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Solution to Part 2 Final Test

kuhnerdm Dec 25th, 2018 116 Never
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  1. // This is the solution to the Final Test of part 2 of the DIY Guide for Learning to Code.
  2. // This will be a bit weird because it should technically span multiple files, but I want to keep everything in one Pastebin.
  3. // So, I'll delimit the files as such:
  4.  
  5. // ===== FILE: DIYList.java =====
  6.  
  7. public interface DIYList<T> {
  8.     // We use a generic type T here, which will allow us to make this a list of any object type
  9.    
  10.     // Declaring our methods here. Remember: It's an interface, so we only say that our classes
  11.     // have to have these methods. We don't implement them here.
  12.     public void add(T item);
  13.     public void remove(T item);
  14.     public T find(int index);
  15. }
  16.  
  17. // ===== FILE: DIYArrayList.java =====
  18.  
  19. public class DIYArrayList<T> implements DIYList<T> { // Need to specify that this is ALSO a generic type
  20.  
  21.     private T[] array;
  22.  
  23.     public DIYArrayList() {
  24.         // We'll start the size at 5, and make it grow later
  25.         // Note: See instructions for info on why we're "casting" here
  26.         this.array = (T[]) new Object[5];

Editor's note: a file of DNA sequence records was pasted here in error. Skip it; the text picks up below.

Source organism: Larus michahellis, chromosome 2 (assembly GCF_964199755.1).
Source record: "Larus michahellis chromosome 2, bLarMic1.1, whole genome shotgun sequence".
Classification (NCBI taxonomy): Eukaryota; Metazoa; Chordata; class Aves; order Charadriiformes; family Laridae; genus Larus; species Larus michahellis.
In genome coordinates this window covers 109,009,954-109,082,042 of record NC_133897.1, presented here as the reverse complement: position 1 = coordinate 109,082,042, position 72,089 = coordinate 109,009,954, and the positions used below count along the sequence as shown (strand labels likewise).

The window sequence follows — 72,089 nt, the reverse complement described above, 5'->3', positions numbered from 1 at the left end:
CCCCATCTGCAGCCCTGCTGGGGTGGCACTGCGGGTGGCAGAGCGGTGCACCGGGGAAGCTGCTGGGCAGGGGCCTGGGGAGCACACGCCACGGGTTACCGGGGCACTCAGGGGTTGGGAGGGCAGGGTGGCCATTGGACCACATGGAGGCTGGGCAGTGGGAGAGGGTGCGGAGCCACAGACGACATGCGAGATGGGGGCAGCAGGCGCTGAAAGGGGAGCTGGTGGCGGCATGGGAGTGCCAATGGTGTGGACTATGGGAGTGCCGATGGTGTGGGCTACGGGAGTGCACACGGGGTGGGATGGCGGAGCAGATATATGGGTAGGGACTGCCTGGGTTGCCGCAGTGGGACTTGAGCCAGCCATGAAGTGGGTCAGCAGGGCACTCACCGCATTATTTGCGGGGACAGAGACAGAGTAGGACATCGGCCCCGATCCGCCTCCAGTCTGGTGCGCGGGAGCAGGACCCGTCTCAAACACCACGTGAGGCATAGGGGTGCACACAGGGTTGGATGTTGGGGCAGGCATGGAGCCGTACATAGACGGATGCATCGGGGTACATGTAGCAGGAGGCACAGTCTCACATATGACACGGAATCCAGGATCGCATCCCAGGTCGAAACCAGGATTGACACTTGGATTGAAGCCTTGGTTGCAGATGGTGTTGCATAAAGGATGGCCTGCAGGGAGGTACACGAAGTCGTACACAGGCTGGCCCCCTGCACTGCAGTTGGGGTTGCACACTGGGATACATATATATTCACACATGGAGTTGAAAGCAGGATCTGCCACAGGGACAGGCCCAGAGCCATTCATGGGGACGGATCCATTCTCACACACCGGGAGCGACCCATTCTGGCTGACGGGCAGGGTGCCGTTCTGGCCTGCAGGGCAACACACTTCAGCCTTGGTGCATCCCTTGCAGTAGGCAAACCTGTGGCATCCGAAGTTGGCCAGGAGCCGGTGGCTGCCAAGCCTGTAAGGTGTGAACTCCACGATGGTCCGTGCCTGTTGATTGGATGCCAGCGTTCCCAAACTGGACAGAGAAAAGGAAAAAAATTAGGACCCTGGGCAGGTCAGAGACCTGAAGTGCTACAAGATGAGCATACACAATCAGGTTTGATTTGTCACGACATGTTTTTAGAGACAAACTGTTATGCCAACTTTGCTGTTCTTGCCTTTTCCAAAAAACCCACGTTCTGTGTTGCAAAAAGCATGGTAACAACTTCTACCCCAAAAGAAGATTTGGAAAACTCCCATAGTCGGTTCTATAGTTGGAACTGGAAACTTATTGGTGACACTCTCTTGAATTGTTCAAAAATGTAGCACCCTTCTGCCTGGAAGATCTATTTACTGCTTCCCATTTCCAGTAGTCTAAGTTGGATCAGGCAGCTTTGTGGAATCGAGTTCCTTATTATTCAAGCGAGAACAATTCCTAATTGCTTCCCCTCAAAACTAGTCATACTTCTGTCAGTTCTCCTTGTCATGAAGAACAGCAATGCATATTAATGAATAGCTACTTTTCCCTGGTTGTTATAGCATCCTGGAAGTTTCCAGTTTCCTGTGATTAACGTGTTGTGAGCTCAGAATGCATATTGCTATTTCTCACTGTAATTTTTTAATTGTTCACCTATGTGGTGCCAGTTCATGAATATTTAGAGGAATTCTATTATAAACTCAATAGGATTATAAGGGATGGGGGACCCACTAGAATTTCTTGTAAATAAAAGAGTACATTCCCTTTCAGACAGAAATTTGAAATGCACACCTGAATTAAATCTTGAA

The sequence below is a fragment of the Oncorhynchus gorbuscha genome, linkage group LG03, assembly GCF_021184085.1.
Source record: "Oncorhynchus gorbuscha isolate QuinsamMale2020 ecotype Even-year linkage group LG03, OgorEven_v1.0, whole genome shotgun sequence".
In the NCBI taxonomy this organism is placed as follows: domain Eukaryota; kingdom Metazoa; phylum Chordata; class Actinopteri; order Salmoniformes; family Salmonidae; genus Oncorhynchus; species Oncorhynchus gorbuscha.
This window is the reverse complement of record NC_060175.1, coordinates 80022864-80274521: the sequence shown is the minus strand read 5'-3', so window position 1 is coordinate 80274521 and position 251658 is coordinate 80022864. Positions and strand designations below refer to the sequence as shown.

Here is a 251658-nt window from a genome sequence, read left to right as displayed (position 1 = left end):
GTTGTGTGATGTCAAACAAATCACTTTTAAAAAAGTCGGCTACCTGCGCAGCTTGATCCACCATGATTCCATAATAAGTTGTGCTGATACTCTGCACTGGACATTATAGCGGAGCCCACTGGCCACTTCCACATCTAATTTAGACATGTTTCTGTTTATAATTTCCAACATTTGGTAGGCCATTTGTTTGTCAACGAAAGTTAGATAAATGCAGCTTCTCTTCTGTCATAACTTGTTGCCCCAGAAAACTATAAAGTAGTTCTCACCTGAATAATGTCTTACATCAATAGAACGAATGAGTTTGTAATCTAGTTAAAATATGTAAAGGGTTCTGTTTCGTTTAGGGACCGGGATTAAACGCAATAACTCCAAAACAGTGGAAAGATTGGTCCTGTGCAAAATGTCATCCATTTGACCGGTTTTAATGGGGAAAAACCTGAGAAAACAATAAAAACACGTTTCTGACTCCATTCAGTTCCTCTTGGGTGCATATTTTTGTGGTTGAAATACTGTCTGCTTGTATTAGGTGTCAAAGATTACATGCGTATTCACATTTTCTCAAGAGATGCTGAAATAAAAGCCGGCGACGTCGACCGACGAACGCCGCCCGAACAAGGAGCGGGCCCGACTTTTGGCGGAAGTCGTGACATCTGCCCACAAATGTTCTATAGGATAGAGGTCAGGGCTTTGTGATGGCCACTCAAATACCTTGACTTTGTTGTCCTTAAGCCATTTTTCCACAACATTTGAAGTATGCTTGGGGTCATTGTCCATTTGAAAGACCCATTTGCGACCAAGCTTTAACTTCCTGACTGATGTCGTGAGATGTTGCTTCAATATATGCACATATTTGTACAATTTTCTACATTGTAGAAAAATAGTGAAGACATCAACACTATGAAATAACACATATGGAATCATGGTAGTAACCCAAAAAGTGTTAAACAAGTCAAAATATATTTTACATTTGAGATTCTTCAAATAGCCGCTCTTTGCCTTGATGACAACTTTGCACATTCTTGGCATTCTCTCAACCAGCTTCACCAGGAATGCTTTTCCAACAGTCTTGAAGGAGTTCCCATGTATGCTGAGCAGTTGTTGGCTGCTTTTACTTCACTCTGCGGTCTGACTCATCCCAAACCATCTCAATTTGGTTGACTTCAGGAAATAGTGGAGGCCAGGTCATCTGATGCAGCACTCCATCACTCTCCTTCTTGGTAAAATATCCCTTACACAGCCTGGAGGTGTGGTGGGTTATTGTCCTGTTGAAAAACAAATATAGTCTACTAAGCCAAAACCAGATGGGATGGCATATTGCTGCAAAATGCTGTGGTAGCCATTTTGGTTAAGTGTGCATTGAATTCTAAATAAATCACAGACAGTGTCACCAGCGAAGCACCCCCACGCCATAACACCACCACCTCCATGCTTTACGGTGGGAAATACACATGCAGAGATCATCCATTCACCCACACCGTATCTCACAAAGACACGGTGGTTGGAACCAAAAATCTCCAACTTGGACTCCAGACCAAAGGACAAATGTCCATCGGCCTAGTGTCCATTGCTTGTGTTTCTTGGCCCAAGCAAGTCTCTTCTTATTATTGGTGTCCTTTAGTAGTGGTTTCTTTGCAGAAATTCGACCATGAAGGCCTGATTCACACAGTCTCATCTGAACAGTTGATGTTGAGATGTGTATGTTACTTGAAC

27.     }
  28.    
  29.     public void add(T item) {
  30.  
  31.         // Check to see if it's null
  32.         if(item == null) {
  33.             return;
  34.         }
  35.  
  36.         // First see if we can just put it in an empty spot
  37.         for(int i = 0; i < this.array.length; i++) {
  38.             if(this.array[i] == null) {
  39.                 this.array[i] = item;
  40.                 return;
  41.             }
  42.         }
  43.  
  44.         // If we made it to this point, then all the spots are filled.
  45.         // We need to make a new array that's bigger.
  46.         int newLength = this.array.length + 1;
  47.         T[] newArray = (T[]) new Object[newLength]; // Casting again, see instructions for info
  48.  
  49.         // Copy all the items in the old array to the new one
  50.         for(int i = 0; i < this.array.length; i++) {
  51.             newArray[i] = this.array[i];
  52.         }
  53.        
  54.         // We know that the last spot in this new array is where the item needs to go
  55.         newArray[newArray.length - 1] = item;
  56.  
  57.         // Finally, make this the array for our list
  58.         this.array = newArray;
  59.     }
  60.  
  61.     public void remove(T item) {
  62.         // Actually finding the item in the list to remove will be easy, but